''Hoffa Failed That Test''

''Hoffa Failed That Test''

Copyright 2004, Traffic World, Inc.

The Teamsters union''s effort to police itself appears to be collapsing amid the resignation of its top in-house cop and charges that union President James P. "Jimmy" Hoffa is ambivalent to cleaning up the IBT.

Internal political foes are piling on Hoffa in the wake of the resignation of well-known mob-buster Edwin Stier, arguing the action is evidence Hoffa is not serious about cleaning up the 1.4 million-member IBT.

Stier, who earned his reputation as a federal prosecutor who busted several high-profile mob bosses in New Jersey in the 1970s, resigned his post as director of Hoffa''s internal anti-corruption program, Project RISE.

"I can no longer permit my presence in the union to act as an endorsement of [Hoffa''s] sincerity," Stier said in his resignation letter.

Stier''s letter accused Hoffa of undermining investigations into organized crime influence, corruption and misconduct that implicated his close associates - including investigations into conduct in Hoffa''s own office. Hoffa called those allegations "reckless and false."

The Teamsters for a Democratic Union, the reform wing of the union, is accusing Hoffa of orchestrating a cover-up of organized crime in Chicago, Stier said after preparing a detailed report on organized crime in the Teamsters in Chicago. Hoffa failed to act on the report. Also, according to Stier, the investigation was derailed by Hoffa''s office "on behalf of individuals whose interests were threatened" by the investigations.

Stier''s report on organized crime in the Chicago Teamsters never has been published. Stier informed the union''s general counsel that "a coordinated effort was underway to shut down (Project RISE''s) efforts ... and that the power of the union itself was being used to achieve that objective." But the pressure campaign to undermine the investigations continued, TDU said.

In defense of the Teamsters, Stier noted that crime in Chicago long predated the 101-year-old union and the Hoffa family.

"I can tell you that Chicago has the highest concentration that we observed of organized crime as it relates to the union of anyplace else. I think it''s a serious issue for the community as a whole," Stier told the Chicago Tribune. "So people shouldn''t focus on this as a union problem. It''s a Chicago problem."

In another IBT case, involving embezzlement in Houston, Stier says Hoffa refused to take action against Teamster Local 988 officials accused of embezzlement and other violations in what Stier called "a corruption case, the magnitude of which dwarfs any in recent years." Stier says Hoffa dragged his feet on the case until the Independent Review Board forced Hoffa''s hand by recommending a trusteeship.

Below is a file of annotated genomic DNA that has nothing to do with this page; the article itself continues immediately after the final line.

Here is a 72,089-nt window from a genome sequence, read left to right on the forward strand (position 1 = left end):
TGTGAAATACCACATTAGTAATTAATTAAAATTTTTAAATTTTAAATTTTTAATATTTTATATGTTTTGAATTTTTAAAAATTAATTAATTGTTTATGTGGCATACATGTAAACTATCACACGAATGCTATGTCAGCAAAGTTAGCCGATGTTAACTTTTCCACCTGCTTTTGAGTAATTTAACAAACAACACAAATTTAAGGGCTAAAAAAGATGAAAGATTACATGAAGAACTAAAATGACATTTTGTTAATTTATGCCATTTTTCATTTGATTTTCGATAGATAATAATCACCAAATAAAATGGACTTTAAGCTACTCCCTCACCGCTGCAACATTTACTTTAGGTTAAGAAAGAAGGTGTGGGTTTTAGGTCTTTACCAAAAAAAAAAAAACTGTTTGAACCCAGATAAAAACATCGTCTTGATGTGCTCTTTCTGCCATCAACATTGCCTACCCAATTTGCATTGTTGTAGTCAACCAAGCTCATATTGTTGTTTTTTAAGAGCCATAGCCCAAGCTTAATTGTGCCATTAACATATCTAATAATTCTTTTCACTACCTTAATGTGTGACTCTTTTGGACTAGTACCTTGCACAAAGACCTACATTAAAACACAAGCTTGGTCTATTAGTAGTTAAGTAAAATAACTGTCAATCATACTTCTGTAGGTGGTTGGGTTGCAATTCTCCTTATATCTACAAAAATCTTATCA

"Based upon Jim Hoffa''s reaction to our report, in which we have made it clear that we have substantial reliable information that organized crime again threatens the union, I have become convinced that my continued efforts and those of our investigators to create an anti-corruption program for the Teamsters Union would be futile," Stier''s letter said.

Hoffa says he''s committed to ridding the union of organized crime. Since coming into power in 1997, Hoffa has placed more than 30 locals into trusteeship, the same tactic his predecessor, Ron Carey, used to end mob influence within locals.

"The Teamsters union regrets Stier''s decision to resign but rejects the reckless and false allegations he makes about our union''s commitment to fighting the influence of organized crime," Hoffa said in a statement.

"As Stier acknowledges himself, no labor union in the history of the United States has conducted as extensive an internal program to free itself of any remaining influence of organized crime as the IBT has under this administration."

Hoffa''s internal political foes within the union pounced on the Stier resignation as evidence that Hoffa is not serious about ending mob ties.

"Hoffa wanted Stier for PR purposes but when Project RISE wanted to act against corruption that struck close to home, Hoffa pulled the plug," said Tom Leedham, secretary-treasurer of Oregon Local 206, who lost to Hoffa in the 2001 election for IBT president.

"We said all along that the test of Project RISE or any anti-corruption program was whether the general president would act against corruption even when that corruption implicates top officials or political associates," Leedham said. "Hoffa failed that test."

Stier''s resignation is a blow to Hoffa''s attempt to paint himself as a reform-minded president capable of running a clean union. Stier''s letter reveals the immense cost of Project RISE - $15 million - a program launched with great fanfare in 1999 as Hoffa''s alternative to government oversight of the union.

The union has been under an expensive consent decree with the federal government since 1988. Under terms of that agreement, the IBT allows officials from the departments of Labor and Justice day-to-day oversight of the union. The arrangement has cost the union more than $120 million.

In the wake of Stier''s investigation, the issues raised in Project RISE''s investigative reports are being referred to the IRB and the Department of Labor - except the investigation into conduct within the General President''s office, which will be handled by a lawyer selected by Hoffa.

"Of all the matters discussed in our report this is the one that most requires referral to the IRB," Stier says. "Jim Hoffa will likely be a witness as will others with whom he has had long-standing close personal relationships."

The IRB was established pursuant to the Teamsters union''s 1988 racketeering consent order. The three IRB members are appointed jointly by the union leadership and the Justice Department, and have the power to hold hearings regarding union corruption and remove officials found to be corrupt.